Science, Technology & the Future was held on Nov 30 – Dec 1 2013, Melbourne Australia
What will the future be like?
Right now, the technologies that we use to understand the world are in the process of a major transformation. Almost every field of knowledge is generating vast quantities of data, requiring unprecedented computing power and intelligent algorithms to aid in interpretation. The era of Big Data has well and truly commenced. From predicting future climate, to mapping brain activity, to exploring the universe or simply searching the internet — Big Data, as the name implies, holds massive potential for future research and it’s already here. With immense promise comes great challenges — one of the foremost being how to sift through the deluge of data to garner meaningful insights and translate them into practical innovations. Working out how to advance into personalised medicine from the human genome project, or create massive simulations of the cosmos from satellite and telescope data will occupy many. We live in extraordinarily exciting times!
Peter Doherty (Nobel Laureate) – Immunologist; named Australian of the Year in 1997 and is listed as an Australian National Treasure,
David Pearce – Philosopher and Founder of the World Transhumanist Association who promotes the idea that there exists a strong ethical imperative for humans to work towards the ultimate goal of removing suffering in all sentient life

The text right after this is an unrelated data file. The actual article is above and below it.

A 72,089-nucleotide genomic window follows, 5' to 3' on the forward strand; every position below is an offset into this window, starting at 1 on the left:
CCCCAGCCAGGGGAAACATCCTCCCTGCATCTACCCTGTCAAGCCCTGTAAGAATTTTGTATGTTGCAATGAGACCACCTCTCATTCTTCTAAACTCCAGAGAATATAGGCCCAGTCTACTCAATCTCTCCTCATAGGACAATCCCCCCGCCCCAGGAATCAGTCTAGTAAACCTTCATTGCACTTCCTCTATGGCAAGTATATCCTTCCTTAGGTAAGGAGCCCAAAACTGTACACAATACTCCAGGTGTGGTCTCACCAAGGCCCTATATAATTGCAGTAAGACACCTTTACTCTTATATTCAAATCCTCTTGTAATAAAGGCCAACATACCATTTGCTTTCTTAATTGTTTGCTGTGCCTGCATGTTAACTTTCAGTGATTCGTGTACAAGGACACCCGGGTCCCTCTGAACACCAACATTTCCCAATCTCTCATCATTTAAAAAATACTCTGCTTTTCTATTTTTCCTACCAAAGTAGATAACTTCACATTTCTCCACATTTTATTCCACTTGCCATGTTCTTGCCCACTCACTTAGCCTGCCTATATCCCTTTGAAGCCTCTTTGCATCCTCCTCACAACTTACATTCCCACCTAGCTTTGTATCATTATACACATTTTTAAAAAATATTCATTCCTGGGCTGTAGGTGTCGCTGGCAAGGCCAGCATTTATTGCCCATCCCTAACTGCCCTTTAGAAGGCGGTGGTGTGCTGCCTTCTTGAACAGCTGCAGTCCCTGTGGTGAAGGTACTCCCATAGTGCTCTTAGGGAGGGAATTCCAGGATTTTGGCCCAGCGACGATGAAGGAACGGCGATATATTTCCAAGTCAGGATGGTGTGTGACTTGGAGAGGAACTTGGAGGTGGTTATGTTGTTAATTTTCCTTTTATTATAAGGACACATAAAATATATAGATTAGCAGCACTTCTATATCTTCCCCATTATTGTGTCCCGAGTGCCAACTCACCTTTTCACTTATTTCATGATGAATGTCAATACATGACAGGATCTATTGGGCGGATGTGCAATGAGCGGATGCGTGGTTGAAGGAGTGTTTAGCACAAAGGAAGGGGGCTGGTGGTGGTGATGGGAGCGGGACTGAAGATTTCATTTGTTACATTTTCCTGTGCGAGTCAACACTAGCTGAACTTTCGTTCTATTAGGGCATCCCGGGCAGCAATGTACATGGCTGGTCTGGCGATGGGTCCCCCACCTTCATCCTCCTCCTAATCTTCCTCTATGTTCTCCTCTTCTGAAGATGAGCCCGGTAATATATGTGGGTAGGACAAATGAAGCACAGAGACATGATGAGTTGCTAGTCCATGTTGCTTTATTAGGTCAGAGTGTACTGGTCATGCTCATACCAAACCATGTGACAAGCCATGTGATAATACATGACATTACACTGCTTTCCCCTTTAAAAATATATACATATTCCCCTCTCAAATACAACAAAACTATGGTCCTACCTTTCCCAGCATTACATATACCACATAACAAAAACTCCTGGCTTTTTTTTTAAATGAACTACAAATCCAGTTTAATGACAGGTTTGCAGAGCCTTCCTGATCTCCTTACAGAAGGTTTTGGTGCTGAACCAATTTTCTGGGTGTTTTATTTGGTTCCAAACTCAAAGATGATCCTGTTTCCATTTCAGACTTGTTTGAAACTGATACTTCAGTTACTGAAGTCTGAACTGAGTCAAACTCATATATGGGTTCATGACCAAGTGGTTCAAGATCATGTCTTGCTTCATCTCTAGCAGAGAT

Marcus Hutter – mathematical formalization of Universal Intelligence – known for ‘Universal Intelligence’ a mathematical formalization of general intelligence
Scott Watkins – Team Lead of the Organic Photovoltaics project at CSIRO – developing cheaper and faster ways to manufacture flexible solar coatings for many substrates
Tim van Gelder – CEO & Founder of Austhink Consulting – worked on augmenting human rationality though refining computer aided design tools like Argument Mapping
Drew Berry – 3D Digital Biomedical Visualization at WEHI – has won numerous awards for his amazing biomedical animations
Peter Ellerton – director of the University of Queensland Critical Thinking Project
With leading scientists and technologists from various disciplines gathered to speak about the future of science and technology, the conference was a battleground for the science that matters to anyone with a stake in the future. Our society continues to grapple with the ethical implications of developments in science and technology — we aim to bring clarity. At the conference we discussed the promise and perils of machine intelligence, materials science, the future of augmented reality and medicine, and much more.
The Nov 30 – Dec 1 conference took place in a time of great change, and unprecedented risks to global safety and prosperity. Some of these changes may threaten our survival — but let us take solace that great change brings great opportunities. We have the societal framework to deal with increasingly complex problems, harnessing the accumulated weight of thousands of individuals in fields as narrow as a nanotube and as overlapping as the world wide web. Let us take the opportunity to future-proof our efforts and find sustainable and resilient ways forward.